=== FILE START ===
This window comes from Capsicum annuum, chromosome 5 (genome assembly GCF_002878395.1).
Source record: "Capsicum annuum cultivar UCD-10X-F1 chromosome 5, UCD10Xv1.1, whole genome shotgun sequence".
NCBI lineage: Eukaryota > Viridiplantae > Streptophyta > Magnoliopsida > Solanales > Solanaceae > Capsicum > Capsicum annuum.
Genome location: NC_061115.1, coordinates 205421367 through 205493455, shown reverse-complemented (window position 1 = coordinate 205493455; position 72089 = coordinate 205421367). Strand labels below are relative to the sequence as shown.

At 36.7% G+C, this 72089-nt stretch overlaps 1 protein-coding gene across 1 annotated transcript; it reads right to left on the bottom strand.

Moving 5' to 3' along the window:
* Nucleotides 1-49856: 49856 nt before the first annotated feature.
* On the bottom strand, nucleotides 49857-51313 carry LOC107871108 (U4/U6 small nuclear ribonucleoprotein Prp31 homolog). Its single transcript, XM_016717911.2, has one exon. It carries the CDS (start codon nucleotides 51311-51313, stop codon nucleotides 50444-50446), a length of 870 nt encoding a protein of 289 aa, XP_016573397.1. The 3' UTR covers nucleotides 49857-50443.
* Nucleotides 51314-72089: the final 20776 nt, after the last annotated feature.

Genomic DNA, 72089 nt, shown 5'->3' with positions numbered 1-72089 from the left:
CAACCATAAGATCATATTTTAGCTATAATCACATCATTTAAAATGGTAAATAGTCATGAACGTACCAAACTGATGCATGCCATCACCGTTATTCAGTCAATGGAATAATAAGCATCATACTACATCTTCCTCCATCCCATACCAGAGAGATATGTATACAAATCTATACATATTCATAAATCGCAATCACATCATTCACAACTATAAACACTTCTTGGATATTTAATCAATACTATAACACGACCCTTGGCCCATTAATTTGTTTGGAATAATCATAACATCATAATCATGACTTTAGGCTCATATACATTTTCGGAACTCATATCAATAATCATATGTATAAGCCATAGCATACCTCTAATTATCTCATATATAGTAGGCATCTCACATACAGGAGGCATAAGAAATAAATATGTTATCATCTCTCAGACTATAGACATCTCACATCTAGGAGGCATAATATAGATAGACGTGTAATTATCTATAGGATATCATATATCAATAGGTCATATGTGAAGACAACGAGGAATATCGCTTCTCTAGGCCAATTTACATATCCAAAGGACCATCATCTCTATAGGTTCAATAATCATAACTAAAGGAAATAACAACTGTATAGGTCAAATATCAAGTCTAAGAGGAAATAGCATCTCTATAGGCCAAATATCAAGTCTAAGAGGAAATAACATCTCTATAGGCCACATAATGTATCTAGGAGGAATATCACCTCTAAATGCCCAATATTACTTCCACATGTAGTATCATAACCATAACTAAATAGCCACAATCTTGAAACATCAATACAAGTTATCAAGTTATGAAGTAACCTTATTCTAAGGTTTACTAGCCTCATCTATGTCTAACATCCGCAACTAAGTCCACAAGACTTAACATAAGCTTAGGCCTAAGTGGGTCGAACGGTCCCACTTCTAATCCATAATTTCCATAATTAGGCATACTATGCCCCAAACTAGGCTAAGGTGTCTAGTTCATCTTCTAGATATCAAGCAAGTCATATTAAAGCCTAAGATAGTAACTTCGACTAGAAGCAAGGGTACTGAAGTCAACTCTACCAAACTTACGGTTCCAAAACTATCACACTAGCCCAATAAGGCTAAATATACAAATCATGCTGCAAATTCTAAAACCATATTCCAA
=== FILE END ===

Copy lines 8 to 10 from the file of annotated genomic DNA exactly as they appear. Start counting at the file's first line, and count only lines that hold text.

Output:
* On the bottom strand, nucleotides 49857-51313 carry LOC107871108 (U4/U6 small nuclear ribonucleoprotein Prp31 homolog). Its single transcript, XM_016717911.2, has one exon. It carries the CDS (start codon nucleotides 51311-51313, stop codon nucleotides 50444-50446), a length of 870 nt encoding a protein of 289 aa, XP_016573397.1. The 3' UTR covers nucleotides 49857-50443.
* Nucleotides 51314-72089: the final 20776 nt, after the last annotated feature.

Genomic DNA, 72089 nt, shown 5'->3' with positions numbered 1-72089 from the left: